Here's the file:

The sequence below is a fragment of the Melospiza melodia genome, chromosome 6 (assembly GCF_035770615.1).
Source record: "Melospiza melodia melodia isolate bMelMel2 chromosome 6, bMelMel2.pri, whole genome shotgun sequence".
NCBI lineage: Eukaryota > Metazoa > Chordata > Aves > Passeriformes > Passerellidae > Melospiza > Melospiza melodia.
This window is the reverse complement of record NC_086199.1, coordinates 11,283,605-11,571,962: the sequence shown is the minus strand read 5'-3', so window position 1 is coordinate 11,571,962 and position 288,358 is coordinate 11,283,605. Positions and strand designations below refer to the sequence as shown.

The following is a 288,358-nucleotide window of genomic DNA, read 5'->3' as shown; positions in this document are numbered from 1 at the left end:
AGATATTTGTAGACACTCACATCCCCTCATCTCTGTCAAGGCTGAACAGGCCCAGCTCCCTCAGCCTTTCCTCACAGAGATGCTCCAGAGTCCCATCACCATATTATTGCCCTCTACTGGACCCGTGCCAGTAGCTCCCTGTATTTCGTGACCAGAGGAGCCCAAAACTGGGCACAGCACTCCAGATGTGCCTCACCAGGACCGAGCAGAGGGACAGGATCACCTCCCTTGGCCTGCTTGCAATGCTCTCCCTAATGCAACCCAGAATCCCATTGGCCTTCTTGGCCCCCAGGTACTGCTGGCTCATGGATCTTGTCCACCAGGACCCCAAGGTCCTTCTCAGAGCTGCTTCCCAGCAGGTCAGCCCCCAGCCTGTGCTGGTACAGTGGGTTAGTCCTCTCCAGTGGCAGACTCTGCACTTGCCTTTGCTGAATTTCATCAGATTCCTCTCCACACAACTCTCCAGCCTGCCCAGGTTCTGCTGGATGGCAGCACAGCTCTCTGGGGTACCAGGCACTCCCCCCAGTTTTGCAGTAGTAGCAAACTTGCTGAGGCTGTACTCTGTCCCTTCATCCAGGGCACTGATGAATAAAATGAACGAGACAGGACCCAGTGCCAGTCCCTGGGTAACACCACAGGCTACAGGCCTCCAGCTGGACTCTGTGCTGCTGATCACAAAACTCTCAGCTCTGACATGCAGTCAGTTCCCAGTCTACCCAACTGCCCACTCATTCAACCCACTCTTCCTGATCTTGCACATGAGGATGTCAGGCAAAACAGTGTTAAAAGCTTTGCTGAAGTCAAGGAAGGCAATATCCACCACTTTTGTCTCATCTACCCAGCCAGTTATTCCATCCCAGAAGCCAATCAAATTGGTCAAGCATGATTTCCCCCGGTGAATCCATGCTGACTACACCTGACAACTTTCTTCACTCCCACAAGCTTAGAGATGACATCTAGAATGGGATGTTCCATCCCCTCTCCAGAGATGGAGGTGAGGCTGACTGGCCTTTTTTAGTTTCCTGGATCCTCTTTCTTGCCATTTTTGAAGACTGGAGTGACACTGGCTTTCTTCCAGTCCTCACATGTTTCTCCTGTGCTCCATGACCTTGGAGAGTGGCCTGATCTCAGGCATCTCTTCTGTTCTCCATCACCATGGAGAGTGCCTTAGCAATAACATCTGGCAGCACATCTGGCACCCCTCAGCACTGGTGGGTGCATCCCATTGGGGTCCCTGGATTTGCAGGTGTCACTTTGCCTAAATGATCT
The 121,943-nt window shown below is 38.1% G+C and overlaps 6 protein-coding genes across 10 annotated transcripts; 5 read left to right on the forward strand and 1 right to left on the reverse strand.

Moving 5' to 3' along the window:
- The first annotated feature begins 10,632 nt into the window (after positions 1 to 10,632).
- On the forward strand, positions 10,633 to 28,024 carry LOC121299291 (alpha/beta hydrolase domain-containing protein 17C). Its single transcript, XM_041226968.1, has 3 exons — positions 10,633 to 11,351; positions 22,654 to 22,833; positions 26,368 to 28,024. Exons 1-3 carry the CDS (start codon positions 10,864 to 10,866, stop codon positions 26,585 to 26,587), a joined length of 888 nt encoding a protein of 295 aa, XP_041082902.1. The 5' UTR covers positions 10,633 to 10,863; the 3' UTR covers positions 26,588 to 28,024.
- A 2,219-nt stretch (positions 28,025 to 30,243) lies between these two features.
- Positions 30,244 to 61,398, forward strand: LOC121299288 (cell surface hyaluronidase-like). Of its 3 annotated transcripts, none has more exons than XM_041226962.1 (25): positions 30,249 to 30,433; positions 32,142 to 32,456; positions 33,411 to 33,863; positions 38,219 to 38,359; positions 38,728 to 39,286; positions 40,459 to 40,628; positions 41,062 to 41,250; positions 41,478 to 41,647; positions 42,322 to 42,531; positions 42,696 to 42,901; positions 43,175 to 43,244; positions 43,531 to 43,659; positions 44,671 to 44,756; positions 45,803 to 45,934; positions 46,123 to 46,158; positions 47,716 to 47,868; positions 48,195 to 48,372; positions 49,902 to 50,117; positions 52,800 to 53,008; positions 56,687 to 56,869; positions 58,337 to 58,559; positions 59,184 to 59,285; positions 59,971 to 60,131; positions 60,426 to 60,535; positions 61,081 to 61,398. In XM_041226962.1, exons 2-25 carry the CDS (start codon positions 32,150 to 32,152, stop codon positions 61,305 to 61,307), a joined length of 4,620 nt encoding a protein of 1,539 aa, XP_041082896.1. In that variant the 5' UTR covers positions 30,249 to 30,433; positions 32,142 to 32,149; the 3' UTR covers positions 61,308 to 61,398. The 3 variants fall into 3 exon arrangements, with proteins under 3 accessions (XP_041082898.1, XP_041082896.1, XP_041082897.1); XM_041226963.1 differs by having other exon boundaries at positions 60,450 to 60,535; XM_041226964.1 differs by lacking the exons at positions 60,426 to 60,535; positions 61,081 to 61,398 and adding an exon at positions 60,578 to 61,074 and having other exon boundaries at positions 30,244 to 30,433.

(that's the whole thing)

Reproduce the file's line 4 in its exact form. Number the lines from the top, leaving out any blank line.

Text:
This window is the reverse complement of record NC_086199.1, coordinates 11,283,605-11,571,962: the sequence shown is the minus strand read 5'-3', so window position 1 is coordinate 11,571,962 and position 288,358 is coordinate 11,283,605. Positions and strand designations below refer to the sequence as shown.